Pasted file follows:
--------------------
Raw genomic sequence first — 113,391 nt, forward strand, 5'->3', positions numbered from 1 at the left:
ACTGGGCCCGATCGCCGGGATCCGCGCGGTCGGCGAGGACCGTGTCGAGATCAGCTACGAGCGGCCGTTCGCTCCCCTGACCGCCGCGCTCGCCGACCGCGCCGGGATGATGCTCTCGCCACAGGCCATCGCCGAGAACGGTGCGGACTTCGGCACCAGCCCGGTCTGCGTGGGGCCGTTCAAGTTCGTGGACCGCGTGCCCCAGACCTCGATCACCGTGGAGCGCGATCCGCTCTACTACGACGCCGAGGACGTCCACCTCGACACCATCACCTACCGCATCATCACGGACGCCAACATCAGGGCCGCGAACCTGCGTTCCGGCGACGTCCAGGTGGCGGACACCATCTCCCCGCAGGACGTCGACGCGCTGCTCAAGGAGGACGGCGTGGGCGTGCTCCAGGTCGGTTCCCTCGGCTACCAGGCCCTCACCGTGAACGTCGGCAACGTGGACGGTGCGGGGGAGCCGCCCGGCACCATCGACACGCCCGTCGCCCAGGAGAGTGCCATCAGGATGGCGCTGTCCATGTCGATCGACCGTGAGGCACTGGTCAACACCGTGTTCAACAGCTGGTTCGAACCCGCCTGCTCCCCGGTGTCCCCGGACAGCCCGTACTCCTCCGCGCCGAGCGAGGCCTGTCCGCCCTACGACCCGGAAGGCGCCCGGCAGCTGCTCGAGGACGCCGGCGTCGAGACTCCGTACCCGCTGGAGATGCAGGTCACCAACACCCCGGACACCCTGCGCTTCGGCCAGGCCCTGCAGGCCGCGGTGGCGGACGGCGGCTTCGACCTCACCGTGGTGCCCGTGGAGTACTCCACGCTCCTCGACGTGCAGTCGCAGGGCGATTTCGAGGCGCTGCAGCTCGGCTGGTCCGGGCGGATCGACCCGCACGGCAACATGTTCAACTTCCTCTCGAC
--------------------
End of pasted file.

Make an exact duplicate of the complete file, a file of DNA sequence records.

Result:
Raw genomic sequence first — 113,391 nt, forward strand, 5'->3', positions numbered from 1 at the left:
ACTGGGCCCGATCGCCGGGATCCGCGCGGTCGGCGAGGACCGTGTCGAGATCAGCTACGAGCGGCCGTTCGCTCCCCTGACCGCCGCGCTCGCCGACCGCGCCGGGATGATGCTCTCGCCACAGGCCATCGCCGAGAACGGTGCGGACTTCGGCACCAGCCCGGTCTGCGTGGGGCCGTTCAAGTTCGTGGACCGCGTGCCCCAGACCTCGATCACCGTGGAGCGCGATCCGCTCTACTACGACGCCGAGGACGTCCACCTCGACACCATCACCTACCGCATCATCACGGACGCCAACATCAGGGCCGCGAACCTGCGTTCCGGCGACGTCCAGGTGGCGGACACCATCTCCCCGCAGGACGTCGACGCGCTGCTCAAGGAGGACGGCGTGGGCGTGCTCCAGGTCGGTTCCCTCGGCTACCAGGCCCTCACCGTGAACGTCGGCAACGTGGACGGTGCGGGGGAGCCGCCCGGCACCATCGACACGCCCGTCGCCCAGGAGAGTGCCATCAGGATGGCGCTGTCCATGTCGATCGACCGTGAGGCACTGGTCAACACCGTGTTCAACAGCTGGTTCGAACCCGCCTGCTCCCCGGTGTCCCCGGACAGCCCGTACTCCTCCGCGCCGAGCGAGGCCTGTCCGCCCTACGACCCGGAAGGCGCCCGGCAGCTGCTCGAGGACGCCGGCGTCGAGACTCCGTACCCGCTGGAGATGCAGGTCACCAACACCCCGGACACCCTGCGCTTCGGCCAGGCCCTGCAGGCCGCGGTGGCGGACGGCGGCTTCGACCTCACCGTGGTGCCCGTGGAGTACTCCACGCTCCTCGACGTGCAGTCGCAGGGCGATTTCGAGGCGCTGCAGCTCGGCTGGTCCGGGCGGATCGACCCGCACGGCAACATGTTCAACTTCCTCTCGAC